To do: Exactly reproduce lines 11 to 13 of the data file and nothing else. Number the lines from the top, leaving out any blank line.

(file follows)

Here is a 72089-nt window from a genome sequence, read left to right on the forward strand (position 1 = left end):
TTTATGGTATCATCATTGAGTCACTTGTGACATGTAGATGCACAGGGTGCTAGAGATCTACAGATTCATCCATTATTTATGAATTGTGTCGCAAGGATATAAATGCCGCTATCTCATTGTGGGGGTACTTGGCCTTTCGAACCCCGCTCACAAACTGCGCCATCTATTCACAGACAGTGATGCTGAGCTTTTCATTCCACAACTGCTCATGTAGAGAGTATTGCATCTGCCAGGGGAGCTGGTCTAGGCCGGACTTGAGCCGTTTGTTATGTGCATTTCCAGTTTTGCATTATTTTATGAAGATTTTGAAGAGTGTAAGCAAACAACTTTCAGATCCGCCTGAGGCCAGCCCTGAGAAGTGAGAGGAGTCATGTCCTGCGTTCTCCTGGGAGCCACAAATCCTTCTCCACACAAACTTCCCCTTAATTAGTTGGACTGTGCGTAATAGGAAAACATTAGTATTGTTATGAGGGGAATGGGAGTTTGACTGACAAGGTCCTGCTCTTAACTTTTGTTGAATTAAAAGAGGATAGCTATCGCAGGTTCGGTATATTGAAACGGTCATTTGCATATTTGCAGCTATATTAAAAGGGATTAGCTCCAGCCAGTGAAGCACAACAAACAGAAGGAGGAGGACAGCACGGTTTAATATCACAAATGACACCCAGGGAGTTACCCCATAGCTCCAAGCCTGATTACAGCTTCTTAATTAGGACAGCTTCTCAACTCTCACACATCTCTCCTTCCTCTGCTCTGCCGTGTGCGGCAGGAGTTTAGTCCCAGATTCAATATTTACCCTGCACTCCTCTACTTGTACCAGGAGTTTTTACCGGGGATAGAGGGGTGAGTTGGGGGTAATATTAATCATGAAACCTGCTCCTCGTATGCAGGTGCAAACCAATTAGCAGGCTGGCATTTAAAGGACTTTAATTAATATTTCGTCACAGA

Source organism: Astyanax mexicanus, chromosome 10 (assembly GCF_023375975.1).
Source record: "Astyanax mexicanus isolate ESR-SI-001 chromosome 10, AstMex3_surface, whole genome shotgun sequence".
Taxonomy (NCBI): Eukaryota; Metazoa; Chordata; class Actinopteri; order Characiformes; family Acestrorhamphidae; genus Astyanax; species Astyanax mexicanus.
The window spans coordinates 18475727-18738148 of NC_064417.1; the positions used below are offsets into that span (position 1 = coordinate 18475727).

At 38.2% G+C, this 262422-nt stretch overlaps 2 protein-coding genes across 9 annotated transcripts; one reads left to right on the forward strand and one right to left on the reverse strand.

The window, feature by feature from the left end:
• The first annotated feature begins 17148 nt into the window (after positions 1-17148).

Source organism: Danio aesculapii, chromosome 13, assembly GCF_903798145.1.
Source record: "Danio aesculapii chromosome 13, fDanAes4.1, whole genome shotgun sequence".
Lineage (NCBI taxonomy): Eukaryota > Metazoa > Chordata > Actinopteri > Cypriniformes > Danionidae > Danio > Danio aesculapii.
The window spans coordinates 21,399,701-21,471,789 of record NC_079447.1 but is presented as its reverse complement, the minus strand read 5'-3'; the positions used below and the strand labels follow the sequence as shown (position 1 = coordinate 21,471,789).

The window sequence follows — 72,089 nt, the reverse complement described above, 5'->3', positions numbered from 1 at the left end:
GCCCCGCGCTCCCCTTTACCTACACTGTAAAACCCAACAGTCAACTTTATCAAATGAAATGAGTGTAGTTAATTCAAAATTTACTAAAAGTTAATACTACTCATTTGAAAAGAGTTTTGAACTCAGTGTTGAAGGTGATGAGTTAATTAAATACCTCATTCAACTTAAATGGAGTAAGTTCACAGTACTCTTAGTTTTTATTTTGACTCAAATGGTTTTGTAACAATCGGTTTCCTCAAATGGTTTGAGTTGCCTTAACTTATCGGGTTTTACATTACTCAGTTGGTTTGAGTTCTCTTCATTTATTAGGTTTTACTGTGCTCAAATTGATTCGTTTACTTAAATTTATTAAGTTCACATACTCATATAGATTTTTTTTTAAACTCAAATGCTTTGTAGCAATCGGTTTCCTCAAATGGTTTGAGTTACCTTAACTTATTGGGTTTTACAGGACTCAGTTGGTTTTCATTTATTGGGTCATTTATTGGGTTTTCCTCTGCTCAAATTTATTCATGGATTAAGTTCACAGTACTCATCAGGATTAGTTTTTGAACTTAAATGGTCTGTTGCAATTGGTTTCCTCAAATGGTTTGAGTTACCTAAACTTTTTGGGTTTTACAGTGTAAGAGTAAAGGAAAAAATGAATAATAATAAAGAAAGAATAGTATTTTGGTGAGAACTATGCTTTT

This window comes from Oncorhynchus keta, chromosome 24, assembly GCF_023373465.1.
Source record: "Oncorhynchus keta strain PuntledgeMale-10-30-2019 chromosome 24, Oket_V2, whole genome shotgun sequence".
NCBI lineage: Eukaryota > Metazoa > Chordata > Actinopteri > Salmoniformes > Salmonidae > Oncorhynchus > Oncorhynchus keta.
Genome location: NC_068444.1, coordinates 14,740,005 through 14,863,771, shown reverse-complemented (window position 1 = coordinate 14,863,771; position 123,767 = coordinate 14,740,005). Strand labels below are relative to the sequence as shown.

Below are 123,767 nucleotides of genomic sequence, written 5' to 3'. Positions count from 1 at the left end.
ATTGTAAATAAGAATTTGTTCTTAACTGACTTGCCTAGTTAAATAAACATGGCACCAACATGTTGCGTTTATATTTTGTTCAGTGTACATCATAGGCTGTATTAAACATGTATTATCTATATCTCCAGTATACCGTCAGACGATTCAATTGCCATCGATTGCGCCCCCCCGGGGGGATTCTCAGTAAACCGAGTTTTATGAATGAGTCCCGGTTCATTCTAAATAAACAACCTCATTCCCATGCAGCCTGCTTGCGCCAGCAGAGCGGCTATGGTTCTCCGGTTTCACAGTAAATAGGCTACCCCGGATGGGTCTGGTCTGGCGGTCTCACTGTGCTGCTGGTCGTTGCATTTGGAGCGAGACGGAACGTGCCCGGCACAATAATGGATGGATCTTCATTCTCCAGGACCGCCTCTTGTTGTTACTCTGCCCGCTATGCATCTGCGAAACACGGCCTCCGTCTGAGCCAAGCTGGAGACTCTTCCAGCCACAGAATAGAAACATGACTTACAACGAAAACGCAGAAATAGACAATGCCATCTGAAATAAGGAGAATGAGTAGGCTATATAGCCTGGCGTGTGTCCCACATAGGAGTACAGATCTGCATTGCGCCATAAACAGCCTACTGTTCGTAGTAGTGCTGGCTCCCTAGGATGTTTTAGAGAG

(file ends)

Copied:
Source record: "Danio aesculapii chromosome 13, fDanAes4.1, whole genome shotgun sequence".
Lineage (NCBI taxonomy): Eukaryota > Metazoa > Chordata > Actinopteri > Cypriniformes > Danionidae > Danio > Danio aesculapii.
The window spans coordinates 21,399,701-21,471,789 of record NC_079447.1 but is presented as its reverse complement, the minus strand read 5'-3'; the positions used below and the strand labels follow the sequence as shown (position 1 = coordinate 21,471,789).